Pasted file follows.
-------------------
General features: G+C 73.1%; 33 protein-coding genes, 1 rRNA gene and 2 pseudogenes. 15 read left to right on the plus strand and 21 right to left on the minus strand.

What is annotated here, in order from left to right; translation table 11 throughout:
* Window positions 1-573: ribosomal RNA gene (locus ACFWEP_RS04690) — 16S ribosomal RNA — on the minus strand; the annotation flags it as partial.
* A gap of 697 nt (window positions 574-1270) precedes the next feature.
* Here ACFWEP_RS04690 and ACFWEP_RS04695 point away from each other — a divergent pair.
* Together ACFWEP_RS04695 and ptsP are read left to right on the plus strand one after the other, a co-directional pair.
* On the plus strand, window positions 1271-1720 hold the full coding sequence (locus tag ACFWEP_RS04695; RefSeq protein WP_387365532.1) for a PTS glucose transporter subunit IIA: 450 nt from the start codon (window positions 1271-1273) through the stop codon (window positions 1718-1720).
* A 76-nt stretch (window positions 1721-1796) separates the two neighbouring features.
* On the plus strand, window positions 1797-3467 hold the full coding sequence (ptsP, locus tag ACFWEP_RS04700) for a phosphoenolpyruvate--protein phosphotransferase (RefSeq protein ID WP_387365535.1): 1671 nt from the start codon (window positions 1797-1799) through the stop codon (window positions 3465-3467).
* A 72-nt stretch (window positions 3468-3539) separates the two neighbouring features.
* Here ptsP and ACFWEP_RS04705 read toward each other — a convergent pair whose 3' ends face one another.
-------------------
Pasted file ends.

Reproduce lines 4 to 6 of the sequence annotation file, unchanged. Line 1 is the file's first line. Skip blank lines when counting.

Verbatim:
* A gap of 697 nt (window positions 574-1270) precedes the next feature.
* Here ACFWEP_RS04690 and ACFWEP_RS04695 point away from each other — a divergent pair.
* Together ACFWEP_RS04695 and ptsP are read left to right on the plus strand one after the other, a co-directional pair.